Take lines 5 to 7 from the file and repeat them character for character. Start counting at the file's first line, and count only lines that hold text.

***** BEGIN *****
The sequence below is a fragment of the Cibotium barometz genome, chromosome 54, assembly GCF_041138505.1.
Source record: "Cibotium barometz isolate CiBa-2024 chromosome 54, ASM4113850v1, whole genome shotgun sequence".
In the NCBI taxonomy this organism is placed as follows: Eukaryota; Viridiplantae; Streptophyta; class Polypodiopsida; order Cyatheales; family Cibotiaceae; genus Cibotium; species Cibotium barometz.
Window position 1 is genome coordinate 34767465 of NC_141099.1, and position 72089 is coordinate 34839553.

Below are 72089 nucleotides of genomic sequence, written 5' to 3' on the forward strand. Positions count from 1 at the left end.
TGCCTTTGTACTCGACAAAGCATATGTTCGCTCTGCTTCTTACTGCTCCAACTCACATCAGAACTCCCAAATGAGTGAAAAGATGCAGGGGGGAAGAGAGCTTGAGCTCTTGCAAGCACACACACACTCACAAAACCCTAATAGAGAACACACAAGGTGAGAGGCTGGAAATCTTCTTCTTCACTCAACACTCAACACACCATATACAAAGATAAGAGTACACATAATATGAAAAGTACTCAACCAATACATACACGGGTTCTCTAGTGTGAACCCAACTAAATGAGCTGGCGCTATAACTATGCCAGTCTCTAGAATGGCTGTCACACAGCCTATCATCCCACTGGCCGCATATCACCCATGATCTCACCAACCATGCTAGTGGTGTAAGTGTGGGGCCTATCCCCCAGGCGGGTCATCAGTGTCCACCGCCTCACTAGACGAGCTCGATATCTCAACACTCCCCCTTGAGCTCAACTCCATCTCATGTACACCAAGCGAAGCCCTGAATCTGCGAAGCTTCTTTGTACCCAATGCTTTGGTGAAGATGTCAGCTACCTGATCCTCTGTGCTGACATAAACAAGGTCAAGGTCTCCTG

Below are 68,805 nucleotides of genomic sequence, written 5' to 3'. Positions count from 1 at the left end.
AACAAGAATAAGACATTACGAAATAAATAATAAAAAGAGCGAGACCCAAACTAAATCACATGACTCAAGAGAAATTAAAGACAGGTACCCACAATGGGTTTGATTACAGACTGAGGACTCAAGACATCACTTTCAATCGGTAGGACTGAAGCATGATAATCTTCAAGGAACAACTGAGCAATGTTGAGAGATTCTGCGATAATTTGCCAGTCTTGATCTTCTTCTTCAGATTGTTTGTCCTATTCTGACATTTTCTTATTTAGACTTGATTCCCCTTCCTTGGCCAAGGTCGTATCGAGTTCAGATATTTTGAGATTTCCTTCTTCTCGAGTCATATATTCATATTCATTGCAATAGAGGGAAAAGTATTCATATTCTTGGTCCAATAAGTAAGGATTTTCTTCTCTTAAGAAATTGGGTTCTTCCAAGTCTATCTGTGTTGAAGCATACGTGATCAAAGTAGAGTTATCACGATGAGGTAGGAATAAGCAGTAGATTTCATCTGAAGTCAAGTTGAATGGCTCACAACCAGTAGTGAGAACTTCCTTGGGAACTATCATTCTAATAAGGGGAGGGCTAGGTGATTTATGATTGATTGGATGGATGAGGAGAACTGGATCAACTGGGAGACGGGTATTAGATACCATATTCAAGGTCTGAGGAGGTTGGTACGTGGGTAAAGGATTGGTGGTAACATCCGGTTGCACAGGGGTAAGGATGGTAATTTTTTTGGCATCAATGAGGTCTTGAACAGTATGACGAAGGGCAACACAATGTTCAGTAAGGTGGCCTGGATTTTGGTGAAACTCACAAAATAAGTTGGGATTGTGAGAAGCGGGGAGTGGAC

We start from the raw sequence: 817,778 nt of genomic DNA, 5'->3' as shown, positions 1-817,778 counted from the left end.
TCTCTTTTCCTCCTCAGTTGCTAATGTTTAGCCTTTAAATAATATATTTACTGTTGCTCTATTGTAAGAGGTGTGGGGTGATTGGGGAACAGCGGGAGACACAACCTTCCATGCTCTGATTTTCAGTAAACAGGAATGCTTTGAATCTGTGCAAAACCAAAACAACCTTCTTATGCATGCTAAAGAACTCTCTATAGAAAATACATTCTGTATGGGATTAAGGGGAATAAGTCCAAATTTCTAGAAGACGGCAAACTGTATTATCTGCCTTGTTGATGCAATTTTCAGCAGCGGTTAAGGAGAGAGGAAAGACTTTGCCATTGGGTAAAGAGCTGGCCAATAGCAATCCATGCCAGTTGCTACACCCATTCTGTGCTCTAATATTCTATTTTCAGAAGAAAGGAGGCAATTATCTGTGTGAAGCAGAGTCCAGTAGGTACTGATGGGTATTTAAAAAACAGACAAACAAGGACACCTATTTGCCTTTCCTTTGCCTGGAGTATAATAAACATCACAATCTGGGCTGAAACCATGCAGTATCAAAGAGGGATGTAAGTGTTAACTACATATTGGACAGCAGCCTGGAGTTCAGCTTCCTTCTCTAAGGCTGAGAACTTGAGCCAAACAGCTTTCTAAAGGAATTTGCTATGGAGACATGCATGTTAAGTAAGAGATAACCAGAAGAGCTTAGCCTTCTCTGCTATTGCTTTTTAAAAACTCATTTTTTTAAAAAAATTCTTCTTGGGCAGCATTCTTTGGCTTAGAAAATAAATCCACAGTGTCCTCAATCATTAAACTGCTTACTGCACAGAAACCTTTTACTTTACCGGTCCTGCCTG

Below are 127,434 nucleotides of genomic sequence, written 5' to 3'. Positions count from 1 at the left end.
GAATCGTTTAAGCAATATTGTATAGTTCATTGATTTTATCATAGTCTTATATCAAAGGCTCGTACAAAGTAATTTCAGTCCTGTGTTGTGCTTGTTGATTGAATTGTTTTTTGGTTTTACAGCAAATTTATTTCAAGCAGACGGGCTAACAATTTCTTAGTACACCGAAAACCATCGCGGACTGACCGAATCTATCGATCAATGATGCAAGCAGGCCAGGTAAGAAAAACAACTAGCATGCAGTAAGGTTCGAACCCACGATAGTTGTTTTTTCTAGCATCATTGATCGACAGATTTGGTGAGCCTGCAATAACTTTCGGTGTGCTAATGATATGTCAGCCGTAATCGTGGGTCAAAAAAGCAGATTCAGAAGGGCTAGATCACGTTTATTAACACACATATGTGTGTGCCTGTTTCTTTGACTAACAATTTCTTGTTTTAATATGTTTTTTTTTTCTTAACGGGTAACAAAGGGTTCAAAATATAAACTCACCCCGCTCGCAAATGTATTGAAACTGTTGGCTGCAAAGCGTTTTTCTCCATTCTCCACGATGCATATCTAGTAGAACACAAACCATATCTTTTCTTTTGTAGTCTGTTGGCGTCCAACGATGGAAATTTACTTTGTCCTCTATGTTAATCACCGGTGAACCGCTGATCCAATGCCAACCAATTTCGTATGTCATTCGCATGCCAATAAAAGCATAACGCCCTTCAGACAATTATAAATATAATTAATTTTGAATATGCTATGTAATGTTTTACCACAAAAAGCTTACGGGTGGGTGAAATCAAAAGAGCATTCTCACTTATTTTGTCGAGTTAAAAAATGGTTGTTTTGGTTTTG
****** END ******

Below are 72089 nucleotides of genomic sequence, written 5' to 3' on the forward strand. Positions count from 1 at the left end.
TGCCTTTGTACTCGACAAAGCATATGTTCGCTCTGCTTCTTACTGCTCCAACTCACATCAGAACTCCCAAATGAGTGAAAAGATGCAGGGGGGAAGAGAGCTTGAGCTCTTGCAAGCACACACACACTCACAAAACCCTAATAGAGAACACACAAGGTGAGAGGCTGGAAATCTTCTTCTTCACTCAACACTCAACACACCATATACAAAGATAAGAGTACACATAATATGAAAAGTACTCAACCAATACATACACGGGTTCTCTAGTGTGAACCCAACTAAATGAGCTGGCGCTATAACTATGCCAGTCTCTAGAATGGCTGTCACACAGCCTATCATCCCACTGGCCGCATATCACCCATGATCTCACCAACCATGCTAGTGGTGTAAGTGTGGGGCCTATCCCCCAGGCGGGTCATCAGTGTCCACCGCCTCACTAGACGAGCTCGATATCTCAACACTCCCCCTTGAGCTCAACTCCATCTCATGTACACCAAGCGAAGCCCTGAATCTGCGAAGCTTCTTTGTACCCAATGCTTTGGTGAAGATGTCAGCTACCTGATCCTCTGTGCTGACATAAACAAGGTCAAGGTCTCCTG

Below are 68,805 nucleotides of genomic sequence, written 5' to 3'. Positions count from 1 at the left end.